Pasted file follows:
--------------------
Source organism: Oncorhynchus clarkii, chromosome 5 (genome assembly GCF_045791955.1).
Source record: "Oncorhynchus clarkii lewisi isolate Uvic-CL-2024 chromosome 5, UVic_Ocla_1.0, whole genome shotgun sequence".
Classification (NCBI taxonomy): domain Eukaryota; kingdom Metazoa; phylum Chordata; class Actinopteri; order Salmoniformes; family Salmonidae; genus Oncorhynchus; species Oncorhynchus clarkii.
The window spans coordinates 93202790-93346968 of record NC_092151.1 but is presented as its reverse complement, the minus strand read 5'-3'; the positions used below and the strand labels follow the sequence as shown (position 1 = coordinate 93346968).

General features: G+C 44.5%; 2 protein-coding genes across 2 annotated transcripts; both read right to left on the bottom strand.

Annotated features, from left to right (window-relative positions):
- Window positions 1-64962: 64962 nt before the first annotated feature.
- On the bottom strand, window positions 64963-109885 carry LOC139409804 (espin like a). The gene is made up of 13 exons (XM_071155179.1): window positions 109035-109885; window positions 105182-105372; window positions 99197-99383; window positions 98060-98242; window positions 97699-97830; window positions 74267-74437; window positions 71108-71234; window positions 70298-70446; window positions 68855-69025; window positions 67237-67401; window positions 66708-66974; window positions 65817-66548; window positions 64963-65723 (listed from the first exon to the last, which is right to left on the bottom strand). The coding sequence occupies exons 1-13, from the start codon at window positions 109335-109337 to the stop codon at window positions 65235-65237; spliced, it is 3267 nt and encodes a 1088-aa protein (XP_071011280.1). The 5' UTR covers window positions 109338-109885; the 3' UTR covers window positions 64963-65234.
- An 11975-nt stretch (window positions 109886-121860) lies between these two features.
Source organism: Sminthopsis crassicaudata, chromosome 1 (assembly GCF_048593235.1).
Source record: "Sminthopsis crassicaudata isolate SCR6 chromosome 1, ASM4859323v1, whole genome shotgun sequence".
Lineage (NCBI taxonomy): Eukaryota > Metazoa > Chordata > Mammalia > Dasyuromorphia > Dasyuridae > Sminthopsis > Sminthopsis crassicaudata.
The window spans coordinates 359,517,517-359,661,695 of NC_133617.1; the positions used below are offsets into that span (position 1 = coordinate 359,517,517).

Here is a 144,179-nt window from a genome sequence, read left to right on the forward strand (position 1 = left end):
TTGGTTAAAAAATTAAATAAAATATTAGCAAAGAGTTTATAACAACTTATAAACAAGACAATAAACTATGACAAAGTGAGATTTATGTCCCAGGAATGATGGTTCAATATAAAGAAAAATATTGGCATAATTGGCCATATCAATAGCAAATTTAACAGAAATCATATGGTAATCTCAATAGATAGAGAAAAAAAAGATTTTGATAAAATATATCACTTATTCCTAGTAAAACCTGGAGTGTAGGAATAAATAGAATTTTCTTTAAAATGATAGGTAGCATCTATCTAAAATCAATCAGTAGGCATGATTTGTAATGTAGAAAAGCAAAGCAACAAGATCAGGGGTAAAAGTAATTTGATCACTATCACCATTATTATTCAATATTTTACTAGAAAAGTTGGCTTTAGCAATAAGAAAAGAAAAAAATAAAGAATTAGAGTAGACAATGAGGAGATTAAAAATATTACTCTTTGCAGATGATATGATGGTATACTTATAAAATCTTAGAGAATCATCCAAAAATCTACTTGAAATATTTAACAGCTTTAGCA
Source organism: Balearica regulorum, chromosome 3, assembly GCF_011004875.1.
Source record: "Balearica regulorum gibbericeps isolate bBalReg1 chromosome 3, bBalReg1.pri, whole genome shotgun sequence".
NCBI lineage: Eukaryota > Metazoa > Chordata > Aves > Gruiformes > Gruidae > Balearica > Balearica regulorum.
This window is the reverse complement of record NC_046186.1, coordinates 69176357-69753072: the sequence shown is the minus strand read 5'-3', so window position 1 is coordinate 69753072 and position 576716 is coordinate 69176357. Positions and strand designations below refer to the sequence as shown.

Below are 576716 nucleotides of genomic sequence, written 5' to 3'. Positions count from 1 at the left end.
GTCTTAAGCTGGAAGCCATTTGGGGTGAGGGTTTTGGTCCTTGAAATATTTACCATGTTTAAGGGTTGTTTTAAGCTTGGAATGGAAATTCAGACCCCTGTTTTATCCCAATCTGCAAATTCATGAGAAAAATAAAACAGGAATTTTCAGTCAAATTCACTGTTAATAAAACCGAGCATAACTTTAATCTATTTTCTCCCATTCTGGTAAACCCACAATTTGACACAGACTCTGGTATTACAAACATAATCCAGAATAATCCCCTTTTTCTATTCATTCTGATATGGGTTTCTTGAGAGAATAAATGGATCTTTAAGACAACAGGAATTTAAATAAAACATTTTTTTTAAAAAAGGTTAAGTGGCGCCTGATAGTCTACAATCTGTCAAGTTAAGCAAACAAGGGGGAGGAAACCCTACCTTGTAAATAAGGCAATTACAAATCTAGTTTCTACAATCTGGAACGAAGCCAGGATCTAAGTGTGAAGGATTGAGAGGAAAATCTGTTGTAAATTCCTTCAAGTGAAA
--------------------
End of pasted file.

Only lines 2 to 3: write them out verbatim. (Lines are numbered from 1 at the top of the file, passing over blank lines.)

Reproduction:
Source record: "Oncorhynchus clarkii lewisi isolate Uvic-CL-2024 chromosome 5, UVic_Ocla_1.0, whole genome shotgun sequence".
Classification (NCBI taxonomy): domain Eukaryota; kingdom Metazoa; phylum Chordata; class Actinopteri; order Salmoniformes; family Salmonidae; genus Oncorhynchus; species Oncorhynchus clarkii.